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Monday
Oct192009

Drupal's Scalability Makeover - You give up some control and you get back scalability

Drupal 7 is having a scalability makeover. Karoly Negyesi, Drupal Core Developer and Public Development Team Lead, explains the process in this video: Drupal 7 APIs, scalability mindset. Karoly states the general theme of the changes as: You give up some control and you get back scalability. An interesting comment on the politics of scalability?

Makeover may not be quite the right word though. A makeover implies a cosmetic change, looking better by changing the surface. Drupal's changes will go deeper than that, right to Drupal's core. It's a genuine and authentic change that will hopefully allow one of the Internet's most venerable Content Management Systems (CMSs) to compete with a constant stream of younger and sexier models.

Drupal is based on an older LAMP stack approach where PHP modules are scooped up and merged together each time a request is made to Drupal. Drupal's most intriguing idea is how it is built, expands, and changes by weaving together a single system out of individual components called modules. Built-in modules include comments, RSS, contact forms, forums, and Clean URLs. Add in modules include things like CSE to add Google's Custom Search Engine, modules to add in AdSense, CAPTCHA, and Sitemaps. Drupal establishes AOP extension points that allow modules to work remarkably well together, creating a site that feels like one single site even though it has been constructed from dozens of modules hunted and gathered from all over the digital world. 

The problem is the PHP code can directly access the database and directly render to the UI, there is little required layering. Part of Drupal's amazing configurability and extensibility has been how easy it is for everything to work together by changing the database. But when there's no layering it's almost impossible to optimize the system. If you have 20 different modules they each can make 20 separate calls to the database when what we really want is one call. And because of the direct SQL access when the number of writes increases there's no systematic way to distribute the writes across multiple servers. So we see as Drupal sites grow in the number of modules and the number of users both performance and scalability tank.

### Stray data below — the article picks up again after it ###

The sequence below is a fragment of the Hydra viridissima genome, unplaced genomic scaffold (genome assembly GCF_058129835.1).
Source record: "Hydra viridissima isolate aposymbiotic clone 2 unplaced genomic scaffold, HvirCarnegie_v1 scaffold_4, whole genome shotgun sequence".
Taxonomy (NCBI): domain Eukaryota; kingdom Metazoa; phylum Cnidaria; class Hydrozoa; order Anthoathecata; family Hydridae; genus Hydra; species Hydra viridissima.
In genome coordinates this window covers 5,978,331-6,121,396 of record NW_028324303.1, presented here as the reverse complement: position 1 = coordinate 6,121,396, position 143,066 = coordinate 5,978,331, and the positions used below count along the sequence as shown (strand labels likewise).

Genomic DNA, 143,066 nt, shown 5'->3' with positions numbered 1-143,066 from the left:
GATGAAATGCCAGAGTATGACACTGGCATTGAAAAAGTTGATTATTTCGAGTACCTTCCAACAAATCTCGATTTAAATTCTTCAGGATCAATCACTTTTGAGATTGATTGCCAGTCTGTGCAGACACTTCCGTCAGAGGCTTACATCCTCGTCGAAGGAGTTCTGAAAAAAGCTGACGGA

The younger models architect their systems differently. Sites like Google, Amazon, Facebook are written terms of an API and a framework, a service based approach. Using a service based approach the web tier can be programmed in terms of services that themselves are scalable so the entire system is scalable. When the API is skipped there are no leverage points that can be made to scale. It becomes a big ball of mud.

More layering and more APIs is exactly the direction Drupal is taking. Exactly how is Drupal changing?

  1. Forget SQL use APIs. Delegate control over what's happening to the API. This allows your site to scale. APIs in Drupal have historically been thought of as an inconvenience to be bypassed. You could just write a database query and dump something to the screen. Not with Drupal 7. The UI is seconary. Drupal 7 can be run without the UI because everything now is done through APIs. Previously some operations could only be done through the UI.
  2. New Database Layer. For modifications there's a new query builder that allows tricks to be done to enable writing more to the database.
  3. Queue. Queue API allows queueing jobs to be executed on a grid. For example, the aggregator in cron when handling several hundred feeds fails, it never finishes. In the new version the RSS feeds are put in the queue and processed when there's time. This type of asynchronous processing is at the heart of many of today's largest systems.
  4. Tests. Extensive unit tests are being developed to catch bugs. Previously testing was largely through UIs. Developers of new modules are encouraged to write tests. 

Will this work? Will this be enough? It's a promising start using best practices that have worked for other sites: queues, APIs, and abstraction layers. The move to unit testing is also smart. Given that Drupal sites are built from community contributions the new emphasis on unit tests should really help product quality going forward.

What Drupal has going against it is an incredible installed based of software that will be hard to upgrade to new ways of doing things. As Drupal user few things are more frustrating than the module upgrade dance. And since the coding practices for modules has changed so much it will be quite a challenge to get all those modules moved to the new way of doing things. Without these modules Drupal isn't as attractive an option.